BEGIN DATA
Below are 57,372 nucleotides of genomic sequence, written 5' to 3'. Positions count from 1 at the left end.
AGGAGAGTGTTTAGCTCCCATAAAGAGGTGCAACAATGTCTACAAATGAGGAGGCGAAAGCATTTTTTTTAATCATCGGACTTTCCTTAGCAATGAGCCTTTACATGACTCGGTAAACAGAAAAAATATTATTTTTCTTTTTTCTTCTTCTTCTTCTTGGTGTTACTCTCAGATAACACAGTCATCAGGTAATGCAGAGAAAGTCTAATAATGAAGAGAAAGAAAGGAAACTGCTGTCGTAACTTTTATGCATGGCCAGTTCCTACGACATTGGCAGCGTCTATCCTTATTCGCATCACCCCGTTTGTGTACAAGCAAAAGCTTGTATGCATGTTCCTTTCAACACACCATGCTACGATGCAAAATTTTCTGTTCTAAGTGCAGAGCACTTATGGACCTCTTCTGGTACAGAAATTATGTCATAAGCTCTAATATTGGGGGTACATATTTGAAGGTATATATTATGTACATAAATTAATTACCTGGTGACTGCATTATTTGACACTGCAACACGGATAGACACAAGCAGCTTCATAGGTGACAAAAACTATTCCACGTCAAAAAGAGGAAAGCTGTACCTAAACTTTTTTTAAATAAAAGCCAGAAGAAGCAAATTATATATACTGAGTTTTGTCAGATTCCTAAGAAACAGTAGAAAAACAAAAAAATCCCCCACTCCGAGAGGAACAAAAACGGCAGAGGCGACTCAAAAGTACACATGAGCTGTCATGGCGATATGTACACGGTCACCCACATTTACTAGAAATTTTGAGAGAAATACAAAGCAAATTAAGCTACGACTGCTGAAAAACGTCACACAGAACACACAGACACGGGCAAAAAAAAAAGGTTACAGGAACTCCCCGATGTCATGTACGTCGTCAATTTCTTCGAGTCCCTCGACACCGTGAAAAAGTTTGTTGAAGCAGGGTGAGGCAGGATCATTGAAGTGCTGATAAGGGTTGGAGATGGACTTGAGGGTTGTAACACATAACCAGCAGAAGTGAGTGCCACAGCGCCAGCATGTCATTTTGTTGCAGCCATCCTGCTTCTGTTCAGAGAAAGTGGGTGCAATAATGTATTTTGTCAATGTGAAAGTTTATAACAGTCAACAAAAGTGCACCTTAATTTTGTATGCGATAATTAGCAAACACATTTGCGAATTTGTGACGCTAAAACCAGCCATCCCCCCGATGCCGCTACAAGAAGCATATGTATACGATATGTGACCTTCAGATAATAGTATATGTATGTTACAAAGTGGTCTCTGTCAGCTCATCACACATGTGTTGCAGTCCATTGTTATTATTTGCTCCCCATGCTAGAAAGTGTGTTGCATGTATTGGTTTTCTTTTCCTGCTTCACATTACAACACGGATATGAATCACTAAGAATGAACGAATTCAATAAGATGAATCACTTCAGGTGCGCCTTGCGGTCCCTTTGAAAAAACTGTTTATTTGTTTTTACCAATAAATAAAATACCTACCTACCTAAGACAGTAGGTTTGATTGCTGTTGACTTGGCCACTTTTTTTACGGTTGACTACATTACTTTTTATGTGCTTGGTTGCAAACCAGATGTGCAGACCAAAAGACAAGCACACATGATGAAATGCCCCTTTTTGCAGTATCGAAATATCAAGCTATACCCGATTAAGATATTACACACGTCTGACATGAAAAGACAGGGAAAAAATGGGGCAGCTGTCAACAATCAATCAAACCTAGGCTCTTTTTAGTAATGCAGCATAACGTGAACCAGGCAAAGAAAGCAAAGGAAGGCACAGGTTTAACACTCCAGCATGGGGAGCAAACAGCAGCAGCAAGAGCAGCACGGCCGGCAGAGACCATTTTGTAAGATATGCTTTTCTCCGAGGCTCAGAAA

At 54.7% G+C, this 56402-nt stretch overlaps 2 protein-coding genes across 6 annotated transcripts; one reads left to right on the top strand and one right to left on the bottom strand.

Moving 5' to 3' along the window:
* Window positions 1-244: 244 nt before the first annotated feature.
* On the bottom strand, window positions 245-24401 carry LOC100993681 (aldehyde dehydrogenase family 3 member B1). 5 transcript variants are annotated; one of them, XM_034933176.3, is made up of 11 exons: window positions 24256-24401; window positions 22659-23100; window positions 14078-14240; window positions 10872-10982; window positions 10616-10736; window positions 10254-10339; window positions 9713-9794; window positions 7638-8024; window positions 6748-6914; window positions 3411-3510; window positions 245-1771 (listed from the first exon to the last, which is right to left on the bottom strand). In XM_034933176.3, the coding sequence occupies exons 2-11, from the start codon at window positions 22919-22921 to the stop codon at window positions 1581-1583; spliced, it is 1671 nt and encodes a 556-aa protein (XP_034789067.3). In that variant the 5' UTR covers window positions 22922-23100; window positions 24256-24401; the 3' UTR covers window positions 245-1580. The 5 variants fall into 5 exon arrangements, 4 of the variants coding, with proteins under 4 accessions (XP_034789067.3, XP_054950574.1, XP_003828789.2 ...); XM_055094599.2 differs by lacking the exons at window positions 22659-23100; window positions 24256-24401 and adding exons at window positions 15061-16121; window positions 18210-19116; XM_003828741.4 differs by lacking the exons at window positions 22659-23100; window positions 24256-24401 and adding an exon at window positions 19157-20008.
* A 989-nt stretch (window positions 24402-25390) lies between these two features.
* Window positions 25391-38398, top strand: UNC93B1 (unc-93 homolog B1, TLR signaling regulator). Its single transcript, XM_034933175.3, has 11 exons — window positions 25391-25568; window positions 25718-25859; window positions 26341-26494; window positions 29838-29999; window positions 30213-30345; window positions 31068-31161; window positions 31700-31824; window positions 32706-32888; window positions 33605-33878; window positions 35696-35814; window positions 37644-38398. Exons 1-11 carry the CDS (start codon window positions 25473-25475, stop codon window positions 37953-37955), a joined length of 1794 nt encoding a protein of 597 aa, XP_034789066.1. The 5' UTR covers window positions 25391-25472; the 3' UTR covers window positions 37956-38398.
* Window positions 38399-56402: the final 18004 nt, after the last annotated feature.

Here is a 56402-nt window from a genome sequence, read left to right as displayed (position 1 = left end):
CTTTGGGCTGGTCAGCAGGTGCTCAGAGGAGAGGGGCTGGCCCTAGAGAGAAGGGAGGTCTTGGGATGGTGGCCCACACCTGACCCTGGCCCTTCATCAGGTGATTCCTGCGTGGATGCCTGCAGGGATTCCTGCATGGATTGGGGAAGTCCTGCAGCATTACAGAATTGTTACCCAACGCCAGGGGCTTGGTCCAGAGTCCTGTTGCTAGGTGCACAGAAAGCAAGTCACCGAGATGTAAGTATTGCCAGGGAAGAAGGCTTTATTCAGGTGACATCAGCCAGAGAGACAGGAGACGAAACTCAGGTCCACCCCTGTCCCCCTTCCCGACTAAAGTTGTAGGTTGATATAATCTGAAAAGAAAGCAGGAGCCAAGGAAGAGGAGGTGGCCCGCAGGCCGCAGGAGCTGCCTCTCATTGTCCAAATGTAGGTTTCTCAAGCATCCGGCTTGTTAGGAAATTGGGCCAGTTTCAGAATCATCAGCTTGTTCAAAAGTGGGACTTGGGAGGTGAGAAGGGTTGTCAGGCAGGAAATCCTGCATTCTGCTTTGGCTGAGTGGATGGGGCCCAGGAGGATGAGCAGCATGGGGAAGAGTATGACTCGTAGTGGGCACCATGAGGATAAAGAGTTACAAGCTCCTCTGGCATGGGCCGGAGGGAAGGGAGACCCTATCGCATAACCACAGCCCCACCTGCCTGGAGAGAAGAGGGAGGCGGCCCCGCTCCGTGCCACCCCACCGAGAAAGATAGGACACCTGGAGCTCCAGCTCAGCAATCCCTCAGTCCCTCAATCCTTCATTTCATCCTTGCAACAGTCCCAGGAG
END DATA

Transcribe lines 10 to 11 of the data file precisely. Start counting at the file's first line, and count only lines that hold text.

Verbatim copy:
Here is a 56402-nt window from a genome sequence, read left to right as displayed (position 1 = left end):
CTTTGGGCTGGTCAGCAGGTGCTCAGAGGAGAGGGGCTGGCCCTAGAGAGAAGGGAGGTCTTGGGATGGTGGCCCACACCTGACCCTGGCCCTTCATCAGGTGATTCCTGCGTGGATGCCTGCAGGGATTCCTGCATGGATTGGGGAAGTCCTGCAGCATTACAGAATTGTTACCCAACGCCAGGGGCTTGGTCCAGAGTCCTGTTGCTAGGTGCACAGAAAGCAAGTCACCGAGATGTAAGTATTGCCAGGGAAGAAGGCTTTATTCAGGTGACATCAGCCAGAGAGACAGGAGACGAAACTCAGGTCCACCCCTGTCCCCCTTCCCGACTAAAGTTGTAGGTTGATATAATCTGAAAAGAAAGCAGGAGCCAAGGAAGAGGAGGTGGCCCGCAGGCCGCAGGAGCTGCCTCTCATTGTCCAAATGTAGGTTTCTCAAGCATCCGGCTTGTTAGGAAATTGGGCCAGTTTCAGAATCATCAGCTTGTTCAAAAGTGGGACTTGGGAGGTGAGAAGGGTTGTCAGGCAGGAAATCCTGCATTCTGCTTTGGCTGAGTGGATGGGGCCCAGGAGGATGAGCAGCATGGGGAAGAGTATGACTCGTAGTGGGCACCATGAGGATAAAGAGTTACAAGCTCCTCTGGCATGGGCCGGAGGGAAGGGAGACCCTATCGCATAACCACAGCCCCACCTGCCTGGAGAGAAGAGGGAGGCGGCCCCGCTCCGTGCCACCCCACCGAGAAAGATAGGACACCTGGAGCTCCAGCTCAGCAATCCCTCAGTCCCTCAATCCTTCATTTCATCCTTGCAACAGTCCCAGGAG